Table of Contents:
- What treasure is buried beneath farmland?
- Farmland secrets
- Farmland sometimes hides treasure — literally.
Dig beneath farmland topsoil and what is typically found? Maybe an arrowhead; pottery shards; settler marbles; buttons; bits of colored glass; or spent bullets? All heavy with intrinsic value for the finder and the thrill of the hunt, but not a lot of monetary worth.
But catch a field after a rain; run a metal detector over forgotten ground; or simply stand in a favored spot when a field is flipped — and in those painfully rare moments the ground may give up a treasure — literally.
• 1891: A farmer near Sutherland Springs, Texas, hits an iron pot while plowing. The pot was sticking a half-inch out of the ground and initially appeared to be full of dirt, but when the top layer of dirt was removed, a haul of golden coins — Spanish doubloons — was found. According to Gene Maeckel, Wilson County Historical Society, Santa Ana’s troops may have buried the cache after the Battle of San Jacinto. The farmer, noted as “Edwards,” deposited the coins in a bank the next day — with an 1891 appraisal value of $17,000.
• 2009: After 20 years of walking farmland with a metal detector, David Crisp finds 52,000 coins in Somerset, England. From The Guardian: “He struck gold in April when he dug down a foot … and found a huge, well-preserved earthenware pot full of coins. Experts believe the coins had been deliberately buried in the third century as an offering to the gods by landowners hoping for favorable farming conditions.”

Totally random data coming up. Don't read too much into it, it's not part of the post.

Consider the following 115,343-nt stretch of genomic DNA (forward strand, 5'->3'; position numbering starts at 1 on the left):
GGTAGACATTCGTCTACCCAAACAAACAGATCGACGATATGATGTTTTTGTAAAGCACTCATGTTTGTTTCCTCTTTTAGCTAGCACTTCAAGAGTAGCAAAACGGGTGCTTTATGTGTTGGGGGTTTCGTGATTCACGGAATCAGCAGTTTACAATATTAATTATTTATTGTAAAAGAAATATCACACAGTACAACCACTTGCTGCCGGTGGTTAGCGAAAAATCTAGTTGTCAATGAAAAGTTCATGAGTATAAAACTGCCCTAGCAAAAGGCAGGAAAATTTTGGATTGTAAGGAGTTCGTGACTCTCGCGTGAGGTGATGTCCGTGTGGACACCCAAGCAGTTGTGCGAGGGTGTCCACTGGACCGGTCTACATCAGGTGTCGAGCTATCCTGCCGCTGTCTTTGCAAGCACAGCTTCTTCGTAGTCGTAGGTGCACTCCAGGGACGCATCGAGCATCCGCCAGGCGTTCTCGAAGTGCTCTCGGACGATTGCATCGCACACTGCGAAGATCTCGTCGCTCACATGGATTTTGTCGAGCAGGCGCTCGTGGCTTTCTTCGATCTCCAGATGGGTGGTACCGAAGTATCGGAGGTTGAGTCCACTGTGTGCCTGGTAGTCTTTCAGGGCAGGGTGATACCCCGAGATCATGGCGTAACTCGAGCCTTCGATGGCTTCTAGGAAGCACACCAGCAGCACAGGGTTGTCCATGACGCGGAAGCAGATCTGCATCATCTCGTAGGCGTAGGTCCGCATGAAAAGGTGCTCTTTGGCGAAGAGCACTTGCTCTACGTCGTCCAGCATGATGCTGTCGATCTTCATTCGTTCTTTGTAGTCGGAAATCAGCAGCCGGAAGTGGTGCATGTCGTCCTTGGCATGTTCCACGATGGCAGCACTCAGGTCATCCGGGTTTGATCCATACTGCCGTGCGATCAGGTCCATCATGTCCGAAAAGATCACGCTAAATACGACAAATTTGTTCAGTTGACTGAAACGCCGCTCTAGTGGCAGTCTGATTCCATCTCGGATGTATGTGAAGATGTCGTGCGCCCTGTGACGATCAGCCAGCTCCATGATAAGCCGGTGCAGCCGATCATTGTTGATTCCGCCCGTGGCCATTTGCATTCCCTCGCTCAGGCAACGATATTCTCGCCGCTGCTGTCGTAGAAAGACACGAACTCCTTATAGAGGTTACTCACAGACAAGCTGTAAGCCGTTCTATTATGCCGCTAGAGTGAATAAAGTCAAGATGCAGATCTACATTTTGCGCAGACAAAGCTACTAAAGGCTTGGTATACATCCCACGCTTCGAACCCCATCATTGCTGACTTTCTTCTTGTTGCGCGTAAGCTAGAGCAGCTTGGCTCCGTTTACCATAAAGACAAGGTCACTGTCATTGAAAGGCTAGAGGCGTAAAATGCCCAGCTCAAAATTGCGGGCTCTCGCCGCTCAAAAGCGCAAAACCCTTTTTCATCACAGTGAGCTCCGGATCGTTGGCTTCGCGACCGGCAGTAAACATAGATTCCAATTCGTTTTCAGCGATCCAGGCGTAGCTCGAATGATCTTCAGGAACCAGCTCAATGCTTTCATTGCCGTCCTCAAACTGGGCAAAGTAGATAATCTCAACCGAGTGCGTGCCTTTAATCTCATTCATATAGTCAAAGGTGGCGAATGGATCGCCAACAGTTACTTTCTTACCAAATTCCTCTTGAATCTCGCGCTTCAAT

Crisp’s find was astounding, the biggest load of Roman coins in a single container ever found in the UK: “At the time I actually found the pot I didn’t know what size it was but when the archeologists came started to uncover it, I was gobsmacked. I thought, ‘Hell, this is massive.’”
The 52,503 coins weighed 350 pounds — strong testimony that the pot would have been buried first, and then filled with the silver and bronze coins. The market value was roughly approximately $1.6 million, to be shared between Crisp and the farmland owner.
See here for pictures of Crisp's find
• 2009: When UK farmer Fred Johnson in Staffordshire ripped ground a little deeper than usual, he exposed a medieval find for the history books. When Terry Herbert followed behind with a metal detector, he found “the largest hoard of gold from the period ever found.” Weapons, gear, crosses — 3,500 individual pieces of silver and gold craftsmanship valued at $5.4 million and split acrimoniously between Johnson and Herbert.